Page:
Globalization is already a fact of life in the international-missile and military-armaments “community.”

Put another way, no country’s weapons arsenal is completely homemade; every nation relies on some imports, some more than others.

This was the point made indirectly by two young members of Japan’s House of Councilors recently at a press conference promoting their article in the current issue of a leading political magazine on “Japanese components used in the North Korean Taepodong missile.”

Ichita Yamamoto, 41, and Keichiro Asao, 35, are bringing a new level of transparency to discussion of security affairs. Previously, such debate on North Korea’s missiles was virtually taboo, for a range of political and social reasons, not the least being the complications surrounding Japan’s 600,000-strong Korean minority.

All that changed last Aug. 31, when Pyongyang launched a three-stage rocket, part of which flew over Japan and landed in the Pacific Ocean. North Korea said that its rocket was fired to send a satellite into orbit, but Japan maintained that Pyongyang was testing a Taepodong missile.

The incident lifted the lid on a debate in Japan over what to do about the threat from its next-door neighbor. In their article, lawmakers Yamamoto and Asao claim that key parts of both the Taepodong and the North Korean semi-submersible boat used in a raid on South Korea were made in Japan.

For that matter, each of the spy boats was powered by three U.S.-made Mercury marine engines.

The youthfulness of the two lawmakers was countered at the press conference by the fact that they were speaking fluent English, a rarity among Diet members. Both were educated in the United States — Yamamoto at Georgetown University and Asao at Stanford University.

“We’re still too young to be taken seriously by our political colleagues, but we’ll get there,” said Yamamoto, who has held a councilor’s seat for four years.

Asao, a Diet member for only one year, agreed. “We’re trying to approach the problem through strong export-control legislation as a start.”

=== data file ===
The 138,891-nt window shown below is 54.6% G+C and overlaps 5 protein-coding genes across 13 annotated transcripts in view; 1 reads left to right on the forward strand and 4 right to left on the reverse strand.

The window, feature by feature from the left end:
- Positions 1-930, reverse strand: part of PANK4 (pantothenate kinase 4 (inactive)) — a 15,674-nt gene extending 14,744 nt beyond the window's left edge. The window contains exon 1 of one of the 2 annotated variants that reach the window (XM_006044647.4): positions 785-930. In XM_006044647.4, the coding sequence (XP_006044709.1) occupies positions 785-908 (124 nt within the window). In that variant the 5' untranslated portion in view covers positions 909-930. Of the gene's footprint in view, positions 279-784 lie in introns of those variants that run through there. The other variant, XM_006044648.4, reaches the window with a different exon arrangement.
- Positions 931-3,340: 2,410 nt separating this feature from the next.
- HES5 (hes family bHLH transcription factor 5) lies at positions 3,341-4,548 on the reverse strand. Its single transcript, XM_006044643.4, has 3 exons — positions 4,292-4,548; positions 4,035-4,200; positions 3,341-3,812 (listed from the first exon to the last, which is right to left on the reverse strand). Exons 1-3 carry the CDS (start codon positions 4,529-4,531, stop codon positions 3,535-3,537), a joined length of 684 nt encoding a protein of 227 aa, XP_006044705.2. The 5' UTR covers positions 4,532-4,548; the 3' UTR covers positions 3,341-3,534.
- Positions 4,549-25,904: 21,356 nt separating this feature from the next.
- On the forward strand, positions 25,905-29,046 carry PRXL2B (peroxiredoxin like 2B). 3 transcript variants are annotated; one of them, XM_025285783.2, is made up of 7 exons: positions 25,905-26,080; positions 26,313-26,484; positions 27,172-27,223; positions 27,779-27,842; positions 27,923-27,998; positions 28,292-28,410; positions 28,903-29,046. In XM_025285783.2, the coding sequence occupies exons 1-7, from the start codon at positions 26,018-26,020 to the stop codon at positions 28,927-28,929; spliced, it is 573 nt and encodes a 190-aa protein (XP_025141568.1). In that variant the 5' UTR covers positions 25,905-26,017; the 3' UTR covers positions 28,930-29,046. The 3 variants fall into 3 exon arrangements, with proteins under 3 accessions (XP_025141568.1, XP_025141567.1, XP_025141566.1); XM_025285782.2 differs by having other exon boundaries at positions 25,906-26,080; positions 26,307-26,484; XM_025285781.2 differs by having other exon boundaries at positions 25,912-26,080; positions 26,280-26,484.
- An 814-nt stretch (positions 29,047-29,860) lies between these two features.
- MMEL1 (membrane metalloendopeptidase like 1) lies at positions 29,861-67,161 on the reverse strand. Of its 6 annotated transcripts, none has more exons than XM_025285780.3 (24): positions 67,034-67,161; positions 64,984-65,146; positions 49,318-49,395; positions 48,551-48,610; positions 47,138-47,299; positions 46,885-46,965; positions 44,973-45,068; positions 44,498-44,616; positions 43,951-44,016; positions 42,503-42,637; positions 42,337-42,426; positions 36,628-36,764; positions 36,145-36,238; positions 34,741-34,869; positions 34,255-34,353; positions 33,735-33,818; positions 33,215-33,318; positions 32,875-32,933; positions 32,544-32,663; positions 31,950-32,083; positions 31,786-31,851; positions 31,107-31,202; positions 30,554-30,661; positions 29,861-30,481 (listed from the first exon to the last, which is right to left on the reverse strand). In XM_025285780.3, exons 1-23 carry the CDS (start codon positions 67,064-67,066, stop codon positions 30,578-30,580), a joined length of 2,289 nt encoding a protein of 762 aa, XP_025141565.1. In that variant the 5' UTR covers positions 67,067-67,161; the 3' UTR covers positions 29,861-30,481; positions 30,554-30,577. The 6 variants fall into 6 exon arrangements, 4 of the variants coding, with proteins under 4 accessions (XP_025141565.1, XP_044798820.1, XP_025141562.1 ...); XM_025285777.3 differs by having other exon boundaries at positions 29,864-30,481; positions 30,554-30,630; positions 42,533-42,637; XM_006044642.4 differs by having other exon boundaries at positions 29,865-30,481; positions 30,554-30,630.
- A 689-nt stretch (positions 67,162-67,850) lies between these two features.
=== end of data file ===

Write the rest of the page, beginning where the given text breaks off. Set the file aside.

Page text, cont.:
Asked to respond to the suggestion that the government cut off remittances to the North from Korean residents in Japan, both said it was too politically sensitive a step at this time.

“[But] if North Korea persists in its missile testing, such steps can be weighed,” said Asao.

The pair did not allege that Japanese manufacturers knew their products were ending up in North Korean missiles and other weapons. Many such components are sold on an “off the shelf” basis and do not require documentation.

A Japanese military analyst attending the press conference claimed that Japanese components were used in the U.S. Patriot missiles deployed in the Persian Gulf War.

“Semiconductor chips in sophisticated missiles can come from a variety of sources — the U.S., Japan, South Korea or Taiwan,” he said.

North Koreans can openly buy parts in the electronics bazaar at Tokyo’s Akihabara district and ship them to the North on Pyongyang’s own shipping line, which sails regularly from Niigata Port in the Sea of Japan.

Because Japan has no security law, a variety of sophisticated radar, sonar and other guidance systems can be purchased openly and sent to the North and assembled into completed missiles.

Some of these “backyard missiles,” assembled like radio-controlled model airplanes, have been sold to Iraq, Libya and possibly Pakistan, to earn foreign exchange for the impoverished economy of the Democratic People’s Republic of Korea.

There have been reports that a Pyongyang test of a Taepodong-2 missile, with a range of 6,400 to 9,600 km, is imminent. Other reports have suggested that China is asking North Korean leader Kim Jong Il to refrain from raising tensions on the Korean Peninsula by conducting another missile test.

Analysts point out, however, that repeatedly raising tensions, then backing off, has been the North’s policy scenario for nearly 50 years — ever since the Korean War ended in an uneasy truce in 1953.

In a recent policy discussion, Japanese Foreign Minister Masahiko Komura said, “There are over 180 countries in the world. It is a sad reality that Japan does not have diplomatic ties with only one of them. This concerns all the people of Japan.”

Neighboring North Korea is militarily strong, he pointed out, and flaunts its missiles. He also added, “We want the North to stop doing terrible things, such as firing missiles at us. But if we don’t have any channels of communication, how can we transmit such a message to the North?”

Japan needs to demonstrate deterrence and diplomacy toward North Korea but so far neither seems to be visible.

Will it take a direct hit on Hibiya Park by a yet-to-be-tested Taepodong-4 to stir the Diet into meaningful action on this issue?

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